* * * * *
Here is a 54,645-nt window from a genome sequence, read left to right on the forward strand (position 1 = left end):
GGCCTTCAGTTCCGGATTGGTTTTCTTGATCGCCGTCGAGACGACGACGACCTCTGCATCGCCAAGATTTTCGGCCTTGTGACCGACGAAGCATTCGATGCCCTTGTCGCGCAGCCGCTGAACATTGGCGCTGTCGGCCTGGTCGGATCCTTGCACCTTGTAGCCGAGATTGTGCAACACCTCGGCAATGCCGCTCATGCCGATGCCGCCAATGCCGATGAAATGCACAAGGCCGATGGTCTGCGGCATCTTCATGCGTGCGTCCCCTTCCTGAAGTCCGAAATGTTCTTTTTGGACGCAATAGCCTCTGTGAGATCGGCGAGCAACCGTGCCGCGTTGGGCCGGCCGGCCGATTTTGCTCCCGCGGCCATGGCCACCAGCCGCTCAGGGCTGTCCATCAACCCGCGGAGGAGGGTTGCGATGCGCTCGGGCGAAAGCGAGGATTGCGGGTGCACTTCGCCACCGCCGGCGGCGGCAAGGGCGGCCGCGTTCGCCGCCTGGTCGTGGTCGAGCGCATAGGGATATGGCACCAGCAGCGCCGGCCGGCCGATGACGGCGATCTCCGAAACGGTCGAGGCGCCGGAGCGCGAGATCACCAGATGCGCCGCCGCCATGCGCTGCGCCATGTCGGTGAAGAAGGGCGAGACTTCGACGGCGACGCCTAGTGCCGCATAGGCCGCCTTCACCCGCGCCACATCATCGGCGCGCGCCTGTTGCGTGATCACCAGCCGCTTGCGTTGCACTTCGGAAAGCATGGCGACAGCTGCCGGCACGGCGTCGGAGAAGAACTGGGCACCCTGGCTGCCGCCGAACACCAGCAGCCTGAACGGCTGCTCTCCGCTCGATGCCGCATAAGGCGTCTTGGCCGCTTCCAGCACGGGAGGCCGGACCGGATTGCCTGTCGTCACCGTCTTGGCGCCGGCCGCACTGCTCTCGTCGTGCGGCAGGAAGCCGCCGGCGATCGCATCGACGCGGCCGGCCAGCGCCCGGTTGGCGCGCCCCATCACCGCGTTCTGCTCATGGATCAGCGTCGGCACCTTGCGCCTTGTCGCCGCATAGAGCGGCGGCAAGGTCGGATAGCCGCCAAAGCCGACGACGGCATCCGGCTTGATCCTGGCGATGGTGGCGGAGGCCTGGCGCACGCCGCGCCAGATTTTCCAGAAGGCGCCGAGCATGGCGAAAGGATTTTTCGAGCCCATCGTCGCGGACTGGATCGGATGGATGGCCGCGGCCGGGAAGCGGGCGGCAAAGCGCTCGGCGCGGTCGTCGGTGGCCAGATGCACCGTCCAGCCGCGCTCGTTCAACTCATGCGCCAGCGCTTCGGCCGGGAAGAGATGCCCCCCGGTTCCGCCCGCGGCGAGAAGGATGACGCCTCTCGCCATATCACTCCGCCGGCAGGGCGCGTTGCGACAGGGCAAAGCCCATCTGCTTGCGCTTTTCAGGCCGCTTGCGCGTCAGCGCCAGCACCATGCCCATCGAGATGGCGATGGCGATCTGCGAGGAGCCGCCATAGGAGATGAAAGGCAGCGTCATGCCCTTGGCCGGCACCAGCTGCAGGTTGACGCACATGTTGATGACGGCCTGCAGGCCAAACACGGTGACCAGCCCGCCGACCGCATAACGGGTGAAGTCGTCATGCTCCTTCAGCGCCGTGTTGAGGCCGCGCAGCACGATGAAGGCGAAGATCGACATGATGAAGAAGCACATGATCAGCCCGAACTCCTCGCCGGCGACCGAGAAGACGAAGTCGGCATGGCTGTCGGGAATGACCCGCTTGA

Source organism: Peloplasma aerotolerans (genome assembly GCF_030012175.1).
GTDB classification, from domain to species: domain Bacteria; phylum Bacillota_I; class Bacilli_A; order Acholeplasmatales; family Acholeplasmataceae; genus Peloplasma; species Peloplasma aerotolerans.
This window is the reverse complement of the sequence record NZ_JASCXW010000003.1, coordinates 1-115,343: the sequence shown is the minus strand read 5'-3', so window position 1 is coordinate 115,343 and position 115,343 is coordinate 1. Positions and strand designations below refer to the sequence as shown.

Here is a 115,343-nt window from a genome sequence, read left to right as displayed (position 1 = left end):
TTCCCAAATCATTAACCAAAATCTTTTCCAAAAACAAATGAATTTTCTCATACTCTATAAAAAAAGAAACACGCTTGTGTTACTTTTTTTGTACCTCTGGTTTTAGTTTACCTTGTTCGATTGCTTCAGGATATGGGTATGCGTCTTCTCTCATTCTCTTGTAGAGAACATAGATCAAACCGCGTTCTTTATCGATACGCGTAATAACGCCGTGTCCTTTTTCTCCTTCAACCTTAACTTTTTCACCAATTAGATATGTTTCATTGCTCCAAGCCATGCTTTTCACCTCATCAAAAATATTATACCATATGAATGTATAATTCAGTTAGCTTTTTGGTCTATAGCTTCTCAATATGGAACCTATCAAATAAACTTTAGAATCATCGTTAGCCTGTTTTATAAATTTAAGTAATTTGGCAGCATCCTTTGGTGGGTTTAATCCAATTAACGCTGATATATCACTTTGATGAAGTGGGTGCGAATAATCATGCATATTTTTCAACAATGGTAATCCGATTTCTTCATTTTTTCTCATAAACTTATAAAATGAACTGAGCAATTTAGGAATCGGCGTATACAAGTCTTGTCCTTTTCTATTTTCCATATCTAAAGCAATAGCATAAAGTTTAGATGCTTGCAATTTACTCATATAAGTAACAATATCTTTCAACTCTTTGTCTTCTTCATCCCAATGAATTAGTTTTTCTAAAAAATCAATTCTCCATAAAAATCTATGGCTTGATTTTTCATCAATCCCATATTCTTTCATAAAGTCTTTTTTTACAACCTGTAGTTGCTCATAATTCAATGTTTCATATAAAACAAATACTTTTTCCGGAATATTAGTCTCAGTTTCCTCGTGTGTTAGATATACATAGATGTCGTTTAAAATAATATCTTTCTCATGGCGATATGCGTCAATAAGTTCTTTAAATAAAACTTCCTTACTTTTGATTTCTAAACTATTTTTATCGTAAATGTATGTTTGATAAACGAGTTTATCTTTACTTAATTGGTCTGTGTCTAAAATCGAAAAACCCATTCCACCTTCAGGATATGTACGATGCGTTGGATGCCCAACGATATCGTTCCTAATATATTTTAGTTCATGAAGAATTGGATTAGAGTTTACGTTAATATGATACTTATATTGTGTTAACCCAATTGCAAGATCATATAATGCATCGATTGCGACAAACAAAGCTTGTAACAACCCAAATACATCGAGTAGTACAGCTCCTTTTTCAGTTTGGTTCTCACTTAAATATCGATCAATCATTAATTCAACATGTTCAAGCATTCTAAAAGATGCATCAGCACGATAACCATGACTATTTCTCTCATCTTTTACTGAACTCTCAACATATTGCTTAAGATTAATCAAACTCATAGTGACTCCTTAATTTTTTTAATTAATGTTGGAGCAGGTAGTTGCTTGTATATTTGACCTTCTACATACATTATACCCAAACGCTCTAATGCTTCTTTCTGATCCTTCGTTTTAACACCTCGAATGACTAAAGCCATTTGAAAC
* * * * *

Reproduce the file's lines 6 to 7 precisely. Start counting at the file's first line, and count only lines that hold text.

Here is a 115,343-nt window from a genome sequence, read left to right as displayed (position 1 = left end):
TTCCCAAATCATTAACCAAAATCTTTTCCAAAAACAAATGAATTTTCTCATACTCTATAAAAAAAGAAACACGCTTGTGTTACTTTTTTTGTACCTCTGGTTTTAGTTTACCTTGTTCGATTGCTTCAGGATATGGGTATGCGTCTTCTCTCATTCTCTTGTAGAGAACATAGATCAAACCGCGTTCTTTATCGATACGCGTAATAACGCCGTGTCCTTTTTCTCCTTCAACCTTAACTTTTTCACCAATTAGATATGTTTCATTGCTCCAAGCCATGCTTTTCACCTCATCAAAAATATTATACCATATGAATGTATAATTCAGTTAGCTTTTTGGTCTATAGCTTCTCAATATGGAACCTATCAAATAAACTTTAGAATCATCGTTAGCCTGTTTTATAAATTTAAGTAATTTGGCAGCATCCTTTGGTGGGTTTAATCCAATTAACGCTGATATATCACTTTGATGAAGTGGGTGCGAATAATCATGCATATTTTTCAACAATGGTAATCCGATTTCTTCATTTTTTCTCATAAACTTATAAAATGAACTGAGCAATTTAGGAATCGGCGTATACAAGTCTTGTCCTTTTCTATTTTCCATATCTAAAGCAATAGCATAAAGTTTAGATGCTTGCAATTTACTCATATAAGTAACAATATCTTTCAACTCTTTGTCTTCTTCATCCCAATGAATTAGTTTTTCTAAAAAATCAATTCTCCATAAAAATCTATGGCTTGATTTTTCATCAATCCCATATTCTTTCATAAAGTCTTTTTTTACAACCTGTAGTTGCTCATAATTCAATGTTTCATATAAAACAAATACTTTTTCCGGAATATTAGTCTCAGTTTCCTCGTGTGTTAGATATACATAGATGTCGTTTAAAATAATATCTTTCTCATGGCGATATGCGTCAATAAGTTCTTTAAATAAAACTTCCTTACTTTTGATTTCTAAACTATTTTTATCGTAAATGTATGTTTGATAAACGAGTTTATCTTTACTTAATTGGTCTGTGTCTAAAATCGAAAAACCCATTCCACCTTCAGGATATGTACGATGCGTTGGATGCCCAACGATATCGTTCCTAATATATTTTAGTTCATGAAGAATTGGATTAGAGTTTACGTTAATATGATACTTATATTGTGTTAACCCAATTGCAAGATCATATAATGCATCGATTGCGACAAACAAAGCTTGTAACAACCCAAATACATCGAGTAGTACAGCTCCTTTTTCAGTTTGGTTCTCACTTAAATATCGATCAATCATTAATTCAACATGTTCAAGCATTCTAAAAGATGCATCAGCACGATAACCATGACTATTTCTCTCATCTTTTACTGAACTCTCAACATATTGCTTAAGATTAATCAAACTCATAGTGACTCCTTAATTTTTTTAATTAATGTTGGAGCAGGTAGTTGCTTGTATATTTGACCTTCTACATACATTATACCCAAACGCTCTAATGCTTCTTTCTGATCCTTCGTTTTAACACCTCGAATGACTAAAGCCATTTGAAAC